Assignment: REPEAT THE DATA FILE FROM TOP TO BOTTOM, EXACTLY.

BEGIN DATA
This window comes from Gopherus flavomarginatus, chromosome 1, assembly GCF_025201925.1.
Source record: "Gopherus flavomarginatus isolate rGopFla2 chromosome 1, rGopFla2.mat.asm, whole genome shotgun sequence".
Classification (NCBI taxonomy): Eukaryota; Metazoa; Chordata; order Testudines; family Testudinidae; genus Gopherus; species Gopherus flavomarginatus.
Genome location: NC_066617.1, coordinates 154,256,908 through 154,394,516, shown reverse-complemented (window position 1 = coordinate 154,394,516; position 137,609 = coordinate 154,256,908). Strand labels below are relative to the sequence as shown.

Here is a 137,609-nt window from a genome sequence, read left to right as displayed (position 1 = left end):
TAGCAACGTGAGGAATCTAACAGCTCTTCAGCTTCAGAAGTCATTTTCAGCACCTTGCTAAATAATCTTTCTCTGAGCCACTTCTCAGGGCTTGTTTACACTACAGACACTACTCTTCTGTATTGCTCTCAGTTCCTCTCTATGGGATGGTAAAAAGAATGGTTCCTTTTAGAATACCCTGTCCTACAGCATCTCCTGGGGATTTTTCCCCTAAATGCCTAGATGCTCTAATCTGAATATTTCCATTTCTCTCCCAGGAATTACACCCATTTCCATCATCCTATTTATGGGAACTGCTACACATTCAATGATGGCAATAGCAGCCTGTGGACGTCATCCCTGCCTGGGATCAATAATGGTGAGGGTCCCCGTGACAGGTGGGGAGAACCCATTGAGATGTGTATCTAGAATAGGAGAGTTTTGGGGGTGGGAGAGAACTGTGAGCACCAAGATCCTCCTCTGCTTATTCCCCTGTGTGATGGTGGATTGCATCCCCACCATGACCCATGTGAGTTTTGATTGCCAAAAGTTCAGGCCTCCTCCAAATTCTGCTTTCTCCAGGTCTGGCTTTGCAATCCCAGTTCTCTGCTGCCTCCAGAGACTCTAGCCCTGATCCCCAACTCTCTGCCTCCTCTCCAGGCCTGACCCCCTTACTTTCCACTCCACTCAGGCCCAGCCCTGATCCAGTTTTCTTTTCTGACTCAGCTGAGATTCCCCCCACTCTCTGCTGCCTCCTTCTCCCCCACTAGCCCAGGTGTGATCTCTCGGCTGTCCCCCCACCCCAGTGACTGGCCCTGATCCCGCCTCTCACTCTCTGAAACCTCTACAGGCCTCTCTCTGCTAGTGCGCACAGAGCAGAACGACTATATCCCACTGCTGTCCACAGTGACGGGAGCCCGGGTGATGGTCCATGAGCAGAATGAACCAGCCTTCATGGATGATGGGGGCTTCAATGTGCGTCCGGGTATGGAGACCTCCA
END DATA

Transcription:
This window comes from Gopherus flavomarginatus, chromosome 1, assembly GCF_025201925.1.
Source record: "Gopherus flavomarginatus isolate rGopFla2 chromosome 1, rGopFla2.mat.asm, whole genome shotgun sequence".
Classification (NCBI taxonomy): Eukaryota; Metazoa; Chordata; order Testudines; family Testudinidae; genus Gopherus; species Gopherus flavomarginatus.
Genome location: NC_066617.1, coordinates 154,256,908 through 154,394,516, shown reverse-complemented (window position 1 = coordinate 154,394,516; position 137,609 = coordinate 154,256,908). Strand labels below are relative to the sequence as shown.

Here is a 137,609-nt window from a genome sequence, read left to right as displayed (position 1 = left end):
TAGCAACGTGAGGAATCTAACAGCTCTTCAGCTTCAGAAGTCATTTTCAGCACCTTGCTAAATAATCTTTCTCTGAGCCACTTCTCAGGGCTTGTTTACACTACAGACACTACTCTTCTGTATTGCTCTCAGTTCCTCTCTATGGGATGGTAAAAAGAATGGTTCCTTTTAGAATACCCTGTCCTACAGCATCTCCTGGGGATTTTTCCCCTAAATGCCTAGATGCTCTAATCTGAATATTTCCATTTCTCTCCCAGGAATTACACCCATTTCCATCATCCTATTTATGGGAACTGCTACACATTCAATGATGGCAATAGCAGCCTGTGGACGTCATCCCTGCCTGGGATCAATAATGGTGAGGGTCCCCGTGACAGGTGGGGAGAACCCATTGAGATGTGTATCTAGAATAGGAGAGTTTTGGGGGTGGGAGAGAACTGTGAGCACCAAGATCCTCCTCTGCTTATTCCCCTGTGTGATGGTGGATTGCATCCCCACCATGACCCATGTGAGTTTTGATTGCCAAAAGTTCAGGCCTCCTCCAAATTCTGCTTTCTCCAGGTCTGGCTTTGCAATCCCAGTTCTCTGCTGCCTCCAGAGACTCTAGCCCTGATCCCCAACTCTCTGCCTCCTCTCCAGGCCTGACCCCCTTACTTTCCACTCCACTCAGGCCCAGCCCTGATCCAGTTTTCTTTTCTGACTCAGCTGAGATTCCCCCCACTCTCTGCTGCCTCCTTCTCCCCCACTAGCCCAGGTGTGATCTCTCGGCTGTCCCCCCACCCCAGTGACTGGCCCTGATCCCGCCTCTCACTCTCTGAAACCTCTACAGGCCTCTCTCTGCTAGTGCGCACAGAGCAGAACGACTATATCCCACTGCTGTCCACAGTGACGGGAGCCCGGGTGATGGTCCATGAGCAGAATGAACCAGCCTTCATGGATGATGGGGGCTTCAATGTGCGTCCGGGTATGGAGACCTCCA